Are robocalls driving you mad? Last year, U.S. consumers received about 2.3 billion automated, unwanted phone calls every month, according to YouMail National Robocall Index. That's 51,523 calls every minute. Isn't it time you did something about it?
Phone assaults will likely pick up this summer, when prerecorded representatives of the "IRS" resume their highly agitated, send-money-or-go-to-jail pitches from seemingly legit "202" (Washington, D.C.) area-code numbers.
Come fall, phone fakesters will beg again in the name of the Cancer Fund of America. Or the Veterans Fund. Or the Kids Wish Network. Seemingly benign, but actual con artists who loom large on the "50 Worst Charities in America" list, taking as much as 95 percent of the donations as "service fees."
Earlier this month, the Federal Communications Commission announced new moves to stop "IRS debt scam robocalls and other malicious caller ID spoofing." A proposed rule change would finally allow phone carriers to summarily block calls identified as nefarious.
Just a couple days later, T-Mobile jumped on board with two new protective features for its wireless customers. In milliseconds, Scam ID analyzes an incoming call against a global database of known scammers and flags the worst with a warning symbol. The opt-in Scam-Block feature blocks a bad guy's call even before it gets your attention.
And they're hardly the only mobile vigilantes. Last December, AT&T announced Call Protect, a complimentary service for iOS and Android smartphones that offers the same options. Customers can activate the feature on their My AT&T account or by downloading the AT&T Call Protect app.
Flagship Samsung phones — including the just-introduced Galaxy S8 — integrate the Smart Call developed by Hiya, a former division of Whitepages. Users can help sharpen the database by identifying unsolicited calls as general spam, debt collector, political, nonprofit, telemarketer, survey, scam, fraud, or IRS scam.
The iPhone iteration of Hiya and other apps such as TrueCaller work differently. Not willing to divert your incoming calls even momentarily for third-party analysis, Apple's CallKit framework requires the app supplier to download a list of known offenders, which are then flagged as "suspected spam."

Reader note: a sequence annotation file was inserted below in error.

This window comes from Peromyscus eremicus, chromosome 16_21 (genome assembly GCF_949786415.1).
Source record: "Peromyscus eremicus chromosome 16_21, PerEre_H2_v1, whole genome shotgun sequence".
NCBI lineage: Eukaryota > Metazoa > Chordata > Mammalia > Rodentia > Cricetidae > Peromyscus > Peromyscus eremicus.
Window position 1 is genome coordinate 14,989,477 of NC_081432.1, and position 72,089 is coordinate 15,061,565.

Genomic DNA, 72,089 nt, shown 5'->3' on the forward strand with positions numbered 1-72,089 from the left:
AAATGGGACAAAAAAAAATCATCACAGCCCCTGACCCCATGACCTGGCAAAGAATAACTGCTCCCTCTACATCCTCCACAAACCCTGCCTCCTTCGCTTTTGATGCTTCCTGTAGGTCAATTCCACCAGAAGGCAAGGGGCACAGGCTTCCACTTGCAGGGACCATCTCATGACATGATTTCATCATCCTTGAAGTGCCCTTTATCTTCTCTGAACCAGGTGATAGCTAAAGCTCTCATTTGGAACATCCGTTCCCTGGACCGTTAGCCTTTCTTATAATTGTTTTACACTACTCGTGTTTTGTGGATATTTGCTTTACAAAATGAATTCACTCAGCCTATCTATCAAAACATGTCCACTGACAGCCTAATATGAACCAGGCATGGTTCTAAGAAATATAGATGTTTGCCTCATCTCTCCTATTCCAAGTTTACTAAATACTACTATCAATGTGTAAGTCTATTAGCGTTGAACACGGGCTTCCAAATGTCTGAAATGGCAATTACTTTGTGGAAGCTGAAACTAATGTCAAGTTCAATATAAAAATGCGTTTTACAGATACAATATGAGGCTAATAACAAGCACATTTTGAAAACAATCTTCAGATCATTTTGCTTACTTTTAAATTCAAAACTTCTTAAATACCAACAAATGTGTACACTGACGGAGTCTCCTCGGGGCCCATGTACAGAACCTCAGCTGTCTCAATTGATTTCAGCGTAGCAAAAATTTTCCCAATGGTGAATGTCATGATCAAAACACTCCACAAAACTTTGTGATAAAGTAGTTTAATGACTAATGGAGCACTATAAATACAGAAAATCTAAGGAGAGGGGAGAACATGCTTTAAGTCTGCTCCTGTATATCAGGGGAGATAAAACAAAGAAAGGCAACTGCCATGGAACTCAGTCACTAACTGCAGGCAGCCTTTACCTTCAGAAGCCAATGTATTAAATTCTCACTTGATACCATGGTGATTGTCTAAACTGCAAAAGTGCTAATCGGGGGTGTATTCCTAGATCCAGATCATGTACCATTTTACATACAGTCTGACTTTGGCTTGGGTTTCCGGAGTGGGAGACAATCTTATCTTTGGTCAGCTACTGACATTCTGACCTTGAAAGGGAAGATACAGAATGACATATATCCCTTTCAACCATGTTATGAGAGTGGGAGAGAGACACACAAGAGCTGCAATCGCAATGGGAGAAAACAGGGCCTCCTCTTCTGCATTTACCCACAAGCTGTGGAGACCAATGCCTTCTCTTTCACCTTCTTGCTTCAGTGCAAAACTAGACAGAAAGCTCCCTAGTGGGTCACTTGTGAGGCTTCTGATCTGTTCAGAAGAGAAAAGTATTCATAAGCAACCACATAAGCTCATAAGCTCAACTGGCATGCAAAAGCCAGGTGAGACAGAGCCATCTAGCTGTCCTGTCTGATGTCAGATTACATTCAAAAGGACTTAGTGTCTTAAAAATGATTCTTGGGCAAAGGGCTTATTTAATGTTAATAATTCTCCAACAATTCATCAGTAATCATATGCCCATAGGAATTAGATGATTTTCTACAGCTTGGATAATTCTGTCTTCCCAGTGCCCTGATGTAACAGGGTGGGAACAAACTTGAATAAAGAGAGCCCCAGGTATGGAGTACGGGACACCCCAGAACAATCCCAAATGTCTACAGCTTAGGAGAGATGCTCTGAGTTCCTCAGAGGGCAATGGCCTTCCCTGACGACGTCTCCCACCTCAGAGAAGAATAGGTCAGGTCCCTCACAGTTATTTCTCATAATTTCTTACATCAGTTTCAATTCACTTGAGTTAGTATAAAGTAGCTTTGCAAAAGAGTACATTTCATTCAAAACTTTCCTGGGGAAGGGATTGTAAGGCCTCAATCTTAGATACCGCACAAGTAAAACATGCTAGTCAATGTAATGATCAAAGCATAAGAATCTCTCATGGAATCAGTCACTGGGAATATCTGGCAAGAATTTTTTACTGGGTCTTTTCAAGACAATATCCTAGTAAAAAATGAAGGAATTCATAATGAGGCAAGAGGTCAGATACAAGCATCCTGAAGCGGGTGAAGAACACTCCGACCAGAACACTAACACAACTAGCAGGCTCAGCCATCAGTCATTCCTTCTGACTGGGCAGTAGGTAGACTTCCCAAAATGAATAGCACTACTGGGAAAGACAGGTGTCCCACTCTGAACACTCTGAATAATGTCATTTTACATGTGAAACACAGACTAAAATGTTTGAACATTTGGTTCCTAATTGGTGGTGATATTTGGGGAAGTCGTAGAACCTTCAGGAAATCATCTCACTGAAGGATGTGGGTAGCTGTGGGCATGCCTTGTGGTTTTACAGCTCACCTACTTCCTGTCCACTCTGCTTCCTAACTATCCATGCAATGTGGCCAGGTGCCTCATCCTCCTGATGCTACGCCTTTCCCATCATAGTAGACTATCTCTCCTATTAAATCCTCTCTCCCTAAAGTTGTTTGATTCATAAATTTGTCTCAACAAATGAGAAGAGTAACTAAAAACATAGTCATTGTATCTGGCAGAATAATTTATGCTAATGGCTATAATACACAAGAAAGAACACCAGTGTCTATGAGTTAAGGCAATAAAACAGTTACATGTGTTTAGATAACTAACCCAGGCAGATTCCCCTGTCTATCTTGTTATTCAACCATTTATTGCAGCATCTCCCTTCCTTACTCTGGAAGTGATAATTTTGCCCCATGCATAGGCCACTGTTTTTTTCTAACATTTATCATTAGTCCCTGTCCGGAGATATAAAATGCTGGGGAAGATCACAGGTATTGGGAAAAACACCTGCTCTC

Home phones par excellence. While the regulations could soon change, the FCC's Call Completion rules have tied the hands of home-phone service providers.
This explains why Verizon Fios Digital Voice and Comcast Xfinity have recommended that irate phone customers sign up for such third-party services as Nomorobo. Offered by the Telephone Science Corp., Nomorobo was the grand-prize winner of an FCC-sponsored call-blocking competition and boasts 750,000 users. Doesn't hurt that it's free for users of all voice-over- Internet delivered phone systems — so Ooma and Vonage customers can exploit it, as well. The mobile-phone version for iOS devices carries a $2.99-a-month fee because of its higher maintenance.
Want to take the law into your own hands? "Landline" (home/small office) phone systems from Panasonic that feature both LCD screens and Voice-Caller ID are particularly helpful — a sanity saver in the Gizmo Guy's house and getting better every year.
Traditionally, the ubiquitous Caller ID service sends a digitally coded packet of the caller's name and phone number, between the first and second rings, to be converted into alphanumeric symbols that show up on the phone screen. But in Panasonic phones, the information also undergoes a text-to-voice conversion, even in bargain models lacking an LCD screen. So the incoming call is also announced in a robotic-female voice as "Private Caller" or "Anonymous."
And what's brand new in models such as the KX-TG785SK and KX-TGD563G hitting stores and sites in the next few months? "Text-to-voice conversion in Spanish as well as English, your choice," detailed Nick Monaco, Panasonic's senior product manager for telephones and connected home. "Nobody else has that."
If your hearing ain't what it used to be, land on Panny's current KX-TGM-series amplified phones, which can even slow down what the other person is saying.
The maker has also upgraded its call-blocking feature. Now there's a dedicated activation button on each handset. Tap it once when a telemarketer interrupts dinner and the offender will never fool you again. The number is thereafter blocked after just half a ring. Yes, other cordless phone makers also build in call blocking, but with smaller memory chips that limit recognition to 30 numbers, at most. New Panasonic phones can store and block 60, 100, or 250 undesirables.